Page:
How we’re helping BC reduce emissions and promote a thriving economy.
Data Science, Web development, User Research, UX design
Data Architecture, User research, UI/UX, Web application, DevOps
Node, React, Postgres, Python, Perl, C
In 2018, the Government of British Columbia launched the CleanBC program, laying out a roadmap for achieving ambitious greenhouse gas (GHG) emission targets of 40% by 2030, 60% by 2040, and 80% by 2050. CleanBC is an integral part of the province’s economic plan, promoting a robust, sustainable economy that creates jobs and opportunities, while also improving the lives of all of its citizens now and into the future.
One major focus of CleanBC is the CleanBC Program for Industry, which offers incentives to industry to transition to cleaner operations and reduce emissions. A large part of this incentive comes the CleanBC Industrial Incentives Program (CIIP) which reduces carbon-tax costs for industrial operations that meet world-leading greenhouse gas (GHG) emissions benchmarks.
In 2019 the Climate Action Secretariat (CAS) of BC successfully tested a manual pilot of the CIIP program. It was evident from its reception that the program would grow rapidly and require software to support it at scale.
We knew that this project had potential for enormous impact. It also had the makings of a complex problem that needed an elegant, well-designed solution, delivering value to the public sector, industry and citizens of BC.
Climate change science and policy is complex, and super fascinating. Data science and emission research lie and the heart of CIIP and we needed to understand this science before we could create a thorough roadmap of the project. Our scientists worked with CAS subject matter experts and analysts, picking apart the smallest details of the program, until we ourselves became experts. We interviewed stakeholders in parallel to understand the business requirements of the program.
Armed with the science and the business requirements we created interactive wireframes of the proposed solution. This allowed users to interact with a prototype the same way they would with an actual software. Being able to see their own feedback as tangible interfaces really helped our end-users hone in on features they loved and improvements that could be made.
We worked closely with our government product owner to produce software with a clear and transparent mission. Our agile team followed an iterative approach where we collaborated with our stakeholders and we showed value early and often. This ensured we were always aligned and were maximizing business value and citizen impact.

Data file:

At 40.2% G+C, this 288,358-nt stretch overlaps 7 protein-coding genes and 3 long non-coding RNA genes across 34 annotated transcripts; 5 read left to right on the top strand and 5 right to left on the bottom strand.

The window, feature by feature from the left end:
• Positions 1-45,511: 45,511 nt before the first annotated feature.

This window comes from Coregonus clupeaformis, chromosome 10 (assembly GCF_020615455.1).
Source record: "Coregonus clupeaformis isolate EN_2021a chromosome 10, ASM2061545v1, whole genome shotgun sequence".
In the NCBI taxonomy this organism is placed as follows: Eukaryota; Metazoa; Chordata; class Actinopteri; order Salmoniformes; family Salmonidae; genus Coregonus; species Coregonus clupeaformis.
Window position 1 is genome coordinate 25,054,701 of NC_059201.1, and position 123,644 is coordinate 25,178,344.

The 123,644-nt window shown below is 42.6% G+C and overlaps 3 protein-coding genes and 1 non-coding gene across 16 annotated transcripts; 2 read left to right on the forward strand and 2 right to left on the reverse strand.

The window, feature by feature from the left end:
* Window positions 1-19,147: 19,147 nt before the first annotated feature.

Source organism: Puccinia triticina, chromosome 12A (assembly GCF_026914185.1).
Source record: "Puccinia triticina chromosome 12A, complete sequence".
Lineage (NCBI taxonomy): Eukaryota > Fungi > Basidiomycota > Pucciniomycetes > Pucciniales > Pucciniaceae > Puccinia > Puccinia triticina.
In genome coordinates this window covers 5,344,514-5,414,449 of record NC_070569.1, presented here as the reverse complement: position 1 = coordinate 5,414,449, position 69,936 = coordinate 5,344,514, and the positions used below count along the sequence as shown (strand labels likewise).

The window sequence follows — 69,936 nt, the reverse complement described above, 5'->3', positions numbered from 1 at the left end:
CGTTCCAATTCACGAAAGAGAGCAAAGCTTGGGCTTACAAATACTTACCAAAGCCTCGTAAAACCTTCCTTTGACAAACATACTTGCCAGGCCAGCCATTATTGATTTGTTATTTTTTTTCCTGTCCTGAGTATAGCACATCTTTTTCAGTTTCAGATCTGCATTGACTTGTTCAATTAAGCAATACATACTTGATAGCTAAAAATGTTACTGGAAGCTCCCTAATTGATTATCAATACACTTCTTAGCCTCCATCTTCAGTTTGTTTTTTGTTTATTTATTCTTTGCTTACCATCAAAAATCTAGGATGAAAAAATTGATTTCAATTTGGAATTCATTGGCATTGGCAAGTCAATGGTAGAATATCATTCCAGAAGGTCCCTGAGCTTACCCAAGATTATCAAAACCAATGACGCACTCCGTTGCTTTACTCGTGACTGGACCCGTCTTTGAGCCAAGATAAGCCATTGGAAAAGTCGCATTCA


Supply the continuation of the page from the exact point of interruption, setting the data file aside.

Our highest priority was to make the experience as painless and seamless as possible for our industrial reporters, as this would create the biggest impact on the program and its efforts to lower emissions. With our continuous collection of user feedback, a strong background in user experience design, and thorough understanding of frameworks such as Service Design BC we were able to deliver a product that focused on:
Reducing reporting complexity from a user design perspective, to minimize reporting burden and reporting error.
Integrating accessibility considerations into visuals and deliverables (e.g. accessibility, WCAG 2.0, colour blind-friendly visuals, etc.)
Abstracting away the complexity behind intuitive interfaces for industry reporters and CIIP program administrators.
Baking in complex math and climate science that could do a lot of the heavy lifting for government analysts
Flexible by design for a world with evolving industries and fuel requirements
Our team’s combination of focus on science and user needs allowed us to create a solution that abstracts away a lot of the complexity behind intuitive interfaces. This makes it really simple for industry to submit complex applications as well as for CAS to manage the program.
We wanted to make sure we were working in the open, so that we could collaborate with our users transparently. We designed an open source continuous improvement and development pipeline that includes automated unit and integration testing, robust peer-review, and seamless deployment.
Working in a government environment, we recognized the importance of taking an ecosystem approach to deliver an interoperable, scalable system that could be handed off at the end of our project. Open source is terrific and gratifying in that respect – the goal is to work in the open, harness enterprise approaches, and create a transparent product that can be handed off after development. (Goodbye black box legacy systems!)
Our stakeholders and technical sponsors from across government were invited to our Agile sprint reviews and retros, and actively participated in our development process.
Industry applied to the CIIP program for the first time in 2019, using spreadsheets. In 2020, they will use our online system.
We’re proud to be at the nexus of action on climate change and tech strategy, increasing economic opportunities for citizens and helping the government adopt innovative digital solutions. Above all, we care about producing digital products that take a complex problem space and deliver an amazing user experience to government and citizens.
Our team is always looking for opportunities to collaborate with government – helping industry thrive in the global market, while becoming global leaders in clean growth and emission reduction technologies.